The report repeatedly stressed the importance of both early warning and early preventive action to ensure that full-scale intervention would not be necessary. "The choice we face in trying to prevent genocide is rarely a case of all or nothing," said Albright. "There is a broad range of foreign policy options between standing aside and ordering in the Marines." The inter-agency group would be tasked with analysing the threats and its warning that such a threat existed would automatically trigger a full-scale policy review, according to the report. At the same time, Washington should launch a "major diplomatic initiative" to create an international network -- both official and non-governmental -- for information-sharing and coordinated action.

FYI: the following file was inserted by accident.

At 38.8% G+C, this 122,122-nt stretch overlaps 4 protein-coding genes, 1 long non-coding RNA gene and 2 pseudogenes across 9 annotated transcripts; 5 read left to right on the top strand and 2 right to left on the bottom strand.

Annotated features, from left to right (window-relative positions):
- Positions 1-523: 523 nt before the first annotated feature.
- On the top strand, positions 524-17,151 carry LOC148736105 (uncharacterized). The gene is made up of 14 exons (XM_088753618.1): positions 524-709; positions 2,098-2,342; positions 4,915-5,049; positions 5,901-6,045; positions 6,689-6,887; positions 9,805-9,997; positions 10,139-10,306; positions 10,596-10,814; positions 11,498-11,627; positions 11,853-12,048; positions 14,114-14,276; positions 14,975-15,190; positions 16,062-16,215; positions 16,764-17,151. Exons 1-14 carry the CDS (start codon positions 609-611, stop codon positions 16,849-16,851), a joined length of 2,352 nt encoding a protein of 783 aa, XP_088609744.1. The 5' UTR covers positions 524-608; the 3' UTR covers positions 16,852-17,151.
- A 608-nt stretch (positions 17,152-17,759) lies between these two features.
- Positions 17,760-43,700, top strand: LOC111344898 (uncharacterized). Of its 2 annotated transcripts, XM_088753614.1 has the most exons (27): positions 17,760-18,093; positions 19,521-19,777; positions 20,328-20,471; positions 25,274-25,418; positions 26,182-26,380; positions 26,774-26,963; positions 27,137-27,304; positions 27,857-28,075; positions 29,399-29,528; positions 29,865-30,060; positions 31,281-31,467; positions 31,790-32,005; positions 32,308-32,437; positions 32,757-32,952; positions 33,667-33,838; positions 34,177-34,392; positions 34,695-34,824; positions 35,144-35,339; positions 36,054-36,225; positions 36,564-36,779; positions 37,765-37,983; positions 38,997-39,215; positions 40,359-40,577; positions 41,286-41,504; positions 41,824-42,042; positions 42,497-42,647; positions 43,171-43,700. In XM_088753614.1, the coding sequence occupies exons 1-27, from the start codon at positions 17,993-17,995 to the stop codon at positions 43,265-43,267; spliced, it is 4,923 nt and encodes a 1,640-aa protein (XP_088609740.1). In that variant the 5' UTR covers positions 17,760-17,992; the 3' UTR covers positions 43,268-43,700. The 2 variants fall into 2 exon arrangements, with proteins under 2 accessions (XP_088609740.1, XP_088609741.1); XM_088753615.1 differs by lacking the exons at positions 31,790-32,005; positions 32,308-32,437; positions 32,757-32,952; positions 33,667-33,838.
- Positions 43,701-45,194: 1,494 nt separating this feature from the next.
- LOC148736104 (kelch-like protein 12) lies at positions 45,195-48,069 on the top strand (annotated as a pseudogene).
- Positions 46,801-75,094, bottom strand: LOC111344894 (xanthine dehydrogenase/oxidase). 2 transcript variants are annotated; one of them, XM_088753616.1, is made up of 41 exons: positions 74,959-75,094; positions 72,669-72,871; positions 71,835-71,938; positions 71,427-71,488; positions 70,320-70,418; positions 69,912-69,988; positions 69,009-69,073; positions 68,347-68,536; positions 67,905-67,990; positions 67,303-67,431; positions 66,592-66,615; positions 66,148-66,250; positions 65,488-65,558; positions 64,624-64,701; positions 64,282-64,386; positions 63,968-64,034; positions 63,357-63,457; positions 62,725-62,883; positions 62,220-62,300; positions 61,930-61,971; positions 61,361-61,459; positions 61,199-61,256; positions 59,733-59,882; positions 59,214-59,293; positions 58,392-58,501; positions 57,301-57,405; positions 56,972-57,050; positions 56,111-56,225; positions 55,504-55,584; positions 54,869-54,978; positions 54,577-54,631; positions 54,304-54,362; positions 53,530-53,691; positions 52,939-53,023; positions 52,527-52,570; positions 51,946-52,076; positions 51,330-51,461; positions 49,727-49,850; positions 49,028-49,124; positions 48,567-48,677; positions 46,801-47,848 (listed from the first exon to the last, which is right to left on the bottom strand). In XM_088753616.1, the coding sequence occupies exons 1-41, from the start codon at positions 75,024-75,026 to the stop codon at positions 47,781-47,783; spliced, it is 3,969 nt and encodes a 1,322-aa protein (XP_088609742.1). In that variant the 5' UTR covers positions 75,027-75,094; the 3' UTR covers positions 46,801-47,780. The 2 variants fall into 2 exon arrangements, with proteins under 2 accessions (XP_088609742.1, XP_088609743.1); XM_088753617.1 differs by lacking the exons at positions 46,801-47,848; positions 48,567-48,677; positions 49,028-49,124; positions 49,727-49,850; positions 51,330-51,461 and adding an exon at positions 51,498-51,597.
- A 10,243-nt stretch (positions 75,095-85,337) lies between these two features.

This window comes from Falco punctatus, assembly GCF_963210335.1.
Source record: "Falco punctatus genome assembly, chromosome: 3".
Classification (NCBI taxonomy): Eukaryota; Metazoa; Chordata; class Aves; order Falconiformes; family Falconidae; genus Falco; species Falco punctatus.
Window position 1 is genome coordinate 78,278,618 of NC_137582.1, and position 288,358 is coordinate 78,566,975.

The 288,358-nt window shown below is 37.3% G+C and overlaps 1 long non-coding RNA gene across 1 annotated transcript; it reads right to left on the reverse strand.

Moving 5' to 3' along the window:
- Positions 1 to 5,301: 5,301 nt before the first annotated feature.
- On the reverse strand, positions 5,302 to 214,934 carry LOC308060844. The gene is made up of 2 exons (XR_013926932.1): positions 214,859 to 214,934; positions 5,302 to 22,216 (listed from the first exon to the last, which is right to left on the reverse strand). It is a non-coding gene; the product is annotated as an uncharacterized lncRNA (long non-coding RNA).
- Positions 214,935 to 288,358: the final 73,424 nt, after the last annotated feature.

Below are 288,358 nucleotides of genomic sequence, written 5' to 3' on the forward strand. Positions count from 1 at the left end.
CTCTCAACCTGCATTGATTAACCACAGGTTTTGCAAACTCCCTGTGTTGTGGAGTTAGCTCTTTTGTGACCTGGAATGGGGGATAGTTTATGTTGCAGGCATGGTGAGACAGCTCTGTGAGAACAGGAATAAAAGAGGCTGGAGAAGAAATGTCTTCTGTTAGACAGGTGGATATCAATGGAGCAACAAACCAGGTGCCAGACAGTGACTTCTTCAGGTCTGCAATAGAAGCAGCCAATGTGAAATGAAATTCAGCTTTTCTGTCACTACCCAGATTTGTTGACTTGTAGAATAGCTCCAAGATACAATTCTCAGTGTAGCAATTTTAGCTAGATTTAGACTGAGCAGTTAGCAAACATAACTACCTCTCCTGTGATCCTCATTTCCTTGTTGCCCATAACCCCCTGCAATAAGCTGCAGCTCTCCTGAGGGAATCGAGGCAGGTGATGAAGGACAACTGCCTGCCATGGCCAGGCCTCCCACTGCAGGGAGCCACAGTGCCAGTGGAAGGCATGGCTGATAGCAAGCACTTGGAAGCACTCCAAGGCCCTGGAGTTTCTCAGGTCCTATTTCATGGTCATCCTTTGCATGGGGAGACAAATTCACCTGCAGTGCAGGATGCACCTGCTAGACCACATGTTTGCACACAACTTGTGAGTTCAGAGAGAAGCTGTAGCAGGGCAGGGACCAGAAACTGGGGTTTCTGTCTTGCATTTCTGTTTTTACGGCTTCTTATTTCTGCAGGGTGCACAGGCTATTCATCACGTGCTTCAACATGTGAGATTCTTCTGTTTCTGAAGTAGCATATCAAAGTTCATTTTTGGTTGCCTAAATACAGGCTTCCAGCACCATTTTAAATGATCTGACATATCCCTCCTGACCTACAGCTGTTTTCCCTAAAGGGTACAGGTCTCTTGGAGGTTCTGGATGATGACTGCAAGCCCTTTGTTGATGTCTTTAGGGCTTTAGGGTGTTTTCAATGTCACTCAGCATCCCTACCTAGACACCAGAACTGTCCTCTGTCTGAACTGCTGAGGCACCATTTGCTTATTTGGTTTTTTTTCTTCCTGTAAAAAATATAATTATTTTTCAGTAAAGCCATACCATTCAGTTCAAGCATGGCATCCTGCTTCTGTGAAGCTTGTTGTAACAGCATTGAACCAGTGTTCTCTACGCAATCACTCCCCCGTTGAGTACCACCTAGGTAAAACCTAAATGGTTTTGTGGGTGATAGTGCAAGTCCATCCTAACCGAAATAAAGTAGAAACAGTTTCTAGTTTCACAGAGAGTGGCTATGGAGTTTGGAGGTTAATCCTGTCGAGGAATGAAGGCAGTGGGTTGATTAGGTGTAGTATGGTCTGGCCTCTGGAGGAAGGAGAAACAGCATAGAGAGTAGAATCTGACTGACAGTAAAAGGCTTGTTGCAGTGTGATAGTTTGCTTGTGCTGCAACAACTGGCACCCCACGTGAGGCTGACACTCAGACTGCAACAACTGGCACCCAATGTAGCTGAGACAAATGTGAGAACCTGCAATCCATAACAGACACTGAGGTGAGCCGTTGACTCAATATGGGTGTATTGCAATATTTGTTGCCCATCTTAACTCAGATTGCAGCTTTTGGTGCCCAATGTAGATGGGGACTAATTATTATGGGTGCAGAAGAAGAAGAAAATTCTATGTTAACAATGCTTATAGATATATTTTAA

While the U.N. Security Council will always be the first resort to respond to the threat or reality of genocide or mass atrocities, Washington should be prepared to resort to bodies such as NATO, or "try to assemble a coalition of like-minded nations" to take action if the Council does not approve a sufficiently strong resolution. At the same time, it should try to gain agreement from the other permanent Council members on forgoing the use of their vetoes in cases concerning genocide or mass atrocities.